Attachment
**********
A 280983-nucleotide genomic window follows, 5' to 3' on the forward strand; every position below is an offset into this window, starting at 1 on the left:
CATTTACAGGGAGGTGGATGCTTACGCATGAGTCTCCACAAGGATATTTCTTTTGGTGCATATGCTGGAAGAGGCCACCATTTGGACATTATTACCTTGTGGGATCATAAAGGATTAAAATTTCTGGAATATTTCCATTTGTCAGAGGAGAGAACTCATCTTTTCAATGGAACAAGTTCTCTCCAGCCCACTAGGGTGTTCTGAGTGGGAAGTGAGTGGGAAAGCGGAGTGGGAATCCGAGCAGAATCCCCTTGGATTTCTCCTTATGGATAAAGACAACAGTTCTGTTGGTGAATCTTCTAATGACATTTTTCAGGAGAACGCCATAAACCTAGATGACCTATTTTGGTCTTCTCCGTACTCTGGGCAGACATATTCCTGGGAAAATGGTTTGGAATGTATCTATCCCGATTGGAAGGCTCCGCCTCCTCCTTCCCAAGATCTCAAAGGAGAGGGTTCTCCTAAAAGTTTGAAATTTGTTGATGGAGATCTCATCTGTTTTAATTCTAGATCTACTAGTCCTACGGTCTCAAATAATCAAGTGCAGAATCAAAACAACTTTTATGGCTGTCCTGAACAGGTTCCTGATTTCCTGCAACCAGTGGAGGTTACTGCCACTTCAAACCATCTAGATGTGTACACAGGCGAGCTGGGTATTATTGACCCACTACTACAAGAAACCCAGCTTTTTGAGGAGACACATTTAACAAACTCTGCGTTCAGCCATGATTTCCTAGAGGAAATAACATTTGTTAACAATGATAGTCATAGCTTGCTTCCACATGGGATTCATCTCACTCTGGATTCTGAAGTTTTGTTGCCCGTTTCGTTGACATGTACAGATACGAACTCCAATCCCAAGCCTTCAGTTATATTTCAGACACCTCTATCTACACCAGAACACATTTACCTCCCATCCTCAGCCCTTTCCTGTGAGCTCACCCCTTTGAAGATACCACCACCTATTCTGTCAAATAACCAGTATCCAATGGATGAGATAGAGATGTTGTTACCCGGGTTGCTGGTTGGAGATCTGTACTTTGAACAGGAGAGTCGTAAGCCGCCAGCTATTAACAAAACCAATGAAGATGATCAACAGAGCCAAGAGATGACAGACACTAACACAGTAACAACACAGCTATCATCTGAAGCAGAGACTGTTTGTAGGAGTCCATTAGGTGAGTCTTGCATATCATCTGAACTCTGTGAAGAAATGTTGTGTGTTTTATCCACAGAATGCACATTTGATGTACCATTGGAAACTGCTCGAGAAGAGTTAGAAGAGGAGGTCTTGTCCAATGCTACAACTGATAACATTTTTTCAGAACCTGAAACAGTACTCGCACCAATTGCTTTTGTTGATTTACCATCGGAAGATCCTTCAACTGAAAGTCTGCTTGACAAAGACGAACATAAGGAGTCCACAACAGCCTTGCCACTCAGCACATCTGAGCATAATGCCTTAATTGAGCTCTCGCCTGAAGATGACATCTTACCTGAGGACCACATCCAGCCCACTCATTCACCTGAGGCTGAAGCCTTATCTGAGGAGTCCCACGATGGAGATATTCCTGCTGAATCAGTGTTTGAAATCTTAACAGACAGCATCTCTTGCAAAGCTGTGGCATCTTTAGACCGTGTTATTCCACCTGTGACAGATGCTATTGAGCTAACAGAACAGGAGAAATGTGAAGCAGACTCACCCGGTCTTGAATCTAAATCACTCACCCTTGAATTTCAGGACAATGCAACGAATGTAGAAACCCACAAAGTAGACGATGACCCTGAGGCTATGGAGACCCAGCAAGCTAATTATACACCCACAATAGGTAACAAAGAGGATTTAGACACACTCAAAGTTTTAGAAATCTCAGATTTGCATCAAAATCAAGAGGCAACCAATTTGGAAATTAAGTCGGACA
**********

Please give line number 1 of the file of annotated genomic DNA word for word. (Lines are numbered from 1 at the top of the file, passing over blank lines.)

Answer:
A 280983-nucleotide genomic window follows, 5' to 3' on the forward strand; every position below is an offset into this window, starting at 1 on the left: